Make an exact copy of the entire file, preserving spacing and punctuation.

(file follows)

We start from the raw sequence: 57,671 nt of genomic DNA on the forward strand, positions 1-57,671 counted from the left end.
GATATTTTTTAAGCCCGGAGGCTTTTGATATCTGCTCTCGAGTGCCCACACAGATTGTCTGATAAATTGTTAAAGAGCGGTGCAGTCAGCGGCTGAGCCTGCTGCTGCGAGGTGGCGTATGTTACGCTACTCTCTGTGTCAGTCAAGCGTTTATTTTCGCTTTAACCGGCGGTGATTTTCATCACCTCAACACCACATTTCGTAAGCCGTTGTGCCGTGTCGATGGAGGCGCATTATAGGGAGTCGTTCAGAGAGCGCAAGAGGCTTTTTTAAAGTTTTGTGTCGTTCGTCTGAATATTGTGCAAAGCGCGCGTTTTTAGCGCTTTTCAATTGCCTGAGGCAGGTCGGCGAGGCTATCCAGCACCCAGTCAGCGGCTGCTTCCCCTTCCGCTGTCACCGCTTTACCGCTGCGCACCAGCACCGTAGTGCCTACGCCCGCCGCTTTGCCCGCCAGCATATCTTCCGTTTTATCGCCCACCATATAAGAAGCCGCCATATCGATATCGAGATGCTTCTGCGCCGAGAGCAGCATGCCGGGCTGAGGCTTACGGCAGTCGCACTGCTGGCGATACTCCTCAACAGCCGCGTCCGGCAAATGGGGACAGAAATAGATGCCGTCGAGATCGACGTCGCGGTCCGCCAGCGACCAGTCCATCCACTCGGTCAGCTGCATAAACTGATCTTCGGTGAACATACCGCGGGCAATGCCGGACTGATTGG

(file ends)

We start from the raw sequence: 57,671 nt of genomic DNA on the forward strand, positions 1-57,671 counted from the left end.
GATATTTTTTAAGCCCGGAGGCTTTTGATATCTGCTCTCGAGTGCCCACACAGATTGTCTGATAAATTGTTAAAGAGCGGTGCAGTCAGCGGCTGAGCCTGCTGCTGCGAGGTGGCGTATGTTACGCTACTCTCTGTGTCAGTCAAGCGTTTATTTTCGCTTTAACCGGCGGTGATTTTCATCACCTCAACACCACATTTCGTAAGCCGTTGTGCCGTGTCGATGGAGGCGCATTATAGGGAGTCGTTCAGAGAGCGCAAGAGGCTTTTTTAAAGTTTTGTGTCGTTCGTCTGAATATTGTGCAAAGCGCGCGTTTTTAGCGCTTTTCAATTGCCTGAGGCAGGTCGGCGAGGCTATCCAGCACCCAGTCAGCGGCTGCTTCCCCTTCCGCTGTCACCGCTTTACCGCTGCGCACCAGCACCGTAGTGCCTACGCCCGCCGCTTTGCCCGCCAGCATATCTTCCGTTTTATCGCCCACCATATAAGAAGCCGCCATATCGATATCGAGATGCTTCTGCGCCGAGAGCAGCATGCCGGGCTGAGGCTTACGGCAGTCGCACTGCTGGCGATACTCCTCAACAGCCGCGTCCGGCAAATGGGGACAGAAATAGATGCCGTCGAGATCGACGTCGCGGTCCGCCAGCGACCAGTCCATCCACTCGGTCAGCTGCATAAACTGATCTTCGGTGAACATACCGCGGGCAATGCCGGACTGATTGG